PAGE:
......@@ -747,6 +748,7 @@ I have seen Till Tantau who explained me how to test whether a material is displ
\item[2020-03-05] No \texttt{hidelinks} and \texttt{breaklinks} are automatically activated unless the new option \kl{no patch} is activated. Doc update. V1.22 on CTAN.
\item[2020-04-25] Made the package compatible with 2016 versions of LaTeX. Useful when \texttt{knowledge.sty} is included with and compile in arXiv. V1.23 on CTAN.
\item[2020-05-02] Doc update ("acmart@@package" colors, thanks to Daniela Petri\c san).
\item[2020-09-21] Adding the "silent" option as suggested by Patrick Lambein-Monette.
......@@ -1251,6 +1253,7 @@ be used in the optional parameter of \cs{\usepackage} when loading the "knowledg
This is typically useful around, e.g. the table of contents.
\itemAP[\kl(option){quotation}] activates the "quotation notation", which allows to use \kl{"..."}, \kl{"...@..."} and \kl{"...@...@..."}
instead of \cs{\kl} commands and \kl{""...""}, \kl{""...@...""} and \kl{""...@...@...""} instead of the \cs{\intro} command.
\itemAP[""silent""] is a Boolean option which, when activated, switches off all warnings during the compilation, but the recap ones at the end.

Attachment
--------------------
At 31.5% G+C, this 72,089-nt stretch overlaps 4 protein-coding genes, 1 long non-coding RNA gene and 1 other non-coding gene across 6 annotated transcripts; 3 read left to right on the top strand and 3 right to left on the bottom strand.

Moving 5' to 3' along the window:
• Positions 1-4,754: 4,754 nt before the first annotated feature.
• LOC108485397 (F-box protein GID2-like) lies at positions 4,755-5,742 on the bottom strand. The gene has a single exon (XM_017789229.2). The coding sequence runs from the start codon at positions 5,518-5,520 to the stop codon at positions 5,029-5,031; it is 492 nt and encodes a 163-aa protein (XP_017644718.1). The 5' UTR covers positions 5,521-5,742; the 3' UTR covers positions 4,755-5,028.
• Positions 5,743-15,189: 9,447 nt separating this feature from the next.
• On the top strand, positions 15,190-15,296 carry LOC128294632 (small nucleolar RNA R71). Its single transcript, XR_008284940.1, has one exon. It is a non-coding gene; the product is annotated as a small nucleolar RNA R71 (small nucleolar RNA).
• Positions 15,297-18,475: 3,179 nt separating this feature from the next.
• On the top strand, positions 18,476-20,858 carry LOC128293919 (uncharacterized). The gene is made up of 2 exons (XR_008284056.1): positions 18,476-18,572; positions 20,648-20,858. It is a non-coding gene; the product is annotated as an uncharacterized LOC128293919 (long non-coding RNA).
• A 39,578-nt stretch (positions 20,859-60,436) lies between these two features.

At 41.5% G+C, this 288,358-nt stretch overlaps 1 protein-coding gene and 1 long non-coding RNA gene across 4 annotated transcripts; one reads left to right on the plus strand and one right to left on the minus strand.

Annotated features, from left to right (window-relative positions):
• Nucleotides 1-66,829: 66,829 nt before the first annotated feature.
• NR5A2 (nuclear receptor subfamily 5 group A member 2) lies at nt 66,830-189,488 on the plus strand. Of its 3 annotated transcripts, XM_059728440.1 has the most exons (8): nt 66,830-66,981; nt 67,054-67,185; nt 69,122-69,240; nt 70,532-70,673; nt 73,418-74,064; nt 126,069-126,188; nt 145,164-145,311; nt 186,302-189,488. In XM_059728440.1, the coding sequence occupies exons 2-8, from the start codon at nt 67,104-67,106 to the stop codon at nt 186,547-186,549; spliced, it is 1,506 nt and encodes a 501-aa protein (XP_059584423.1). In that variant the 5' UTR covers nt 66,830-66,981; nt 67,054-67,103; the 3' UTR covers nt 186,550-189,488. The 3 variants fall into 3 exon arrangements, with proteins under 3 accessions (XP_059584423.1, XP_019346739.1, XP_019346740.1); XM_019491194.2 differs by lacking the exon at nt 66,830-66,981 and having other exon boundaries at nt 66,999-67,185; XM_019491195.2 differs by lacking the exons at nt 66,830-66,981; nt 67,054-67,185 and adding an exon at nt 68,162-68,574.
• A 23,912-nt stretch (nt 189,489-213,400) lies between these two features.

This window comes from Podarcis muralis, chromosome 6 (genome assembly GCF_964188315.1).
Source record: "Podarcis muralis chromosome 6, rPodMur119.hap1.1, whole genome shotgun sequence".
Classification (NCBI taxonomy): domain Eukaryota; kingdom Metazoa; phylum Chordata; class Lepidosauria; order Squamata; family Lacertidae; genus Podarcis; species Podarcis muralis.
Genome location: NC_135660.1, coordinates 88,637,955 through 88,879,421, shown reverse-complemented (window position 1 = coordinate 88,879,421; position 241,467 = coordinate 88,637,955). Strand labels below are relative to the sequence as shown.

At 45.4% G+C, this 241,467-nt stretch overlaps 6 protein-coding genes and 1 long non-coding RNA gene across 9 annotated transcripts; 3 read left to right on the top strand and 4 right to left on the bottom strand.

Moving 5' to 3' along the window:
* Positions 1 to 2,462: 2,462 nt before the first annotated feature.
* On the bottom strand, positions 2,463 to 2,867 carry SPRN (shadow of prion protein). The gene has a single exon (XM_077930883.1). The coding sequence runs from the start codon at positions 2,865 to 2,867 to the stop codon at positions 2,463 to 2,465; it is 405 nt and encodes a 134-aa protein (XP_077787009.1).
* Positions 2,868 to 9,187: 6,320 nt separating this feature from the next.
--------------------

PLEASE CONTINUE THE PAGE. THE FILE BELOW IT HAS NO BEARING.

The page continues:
\itemAP[""strict""] is a Boolean option which, when activated, turns some warnings (for instance when a knowledge is redefined) into errors.
\itemAP[\kl{visible anchor points}] is an option that makes visible or invisible the \kl{anchor points} of the \cs{\AP} and \cs{\itemAP} commands. Usually, this is automatically set to true when the "composition mode" is used (the default),
and to false when the "paper mode" or the "electronic mode" are used.
......@@ -2905,6 +2908,7 @@ If other kind of problems occur, report them to \texttt{
\item[\kl{protect link co} and \kl{unprotect link co}] starts and ends respectively a zone in which the "knowledge@@package" package does not create hyperlinks.
\item[\kl{protect quotation=}\textmd{\{environment list\}}] declares a list of environment in which the "quotation notation" should be deactivated.
\item[{{\kl(option)[quotation]{quotation=}\textmd{\{true,false\}}}}] activates or deactivates the "quotation notation".
\item["silent"] is a Boolean option which, when activated, switches off all warnings during the compilation, but the recap ones at the end.
\item["strict"] is a Boolean which, when true, makes the compilation more restrictive by turning some of the warnings into errors (in particular in case of redefinition of knowledges).
\item[\kl{visible anchor points=}\textmd{\{true,false\}}] makes the \kl{anchor points} either visible or invisible.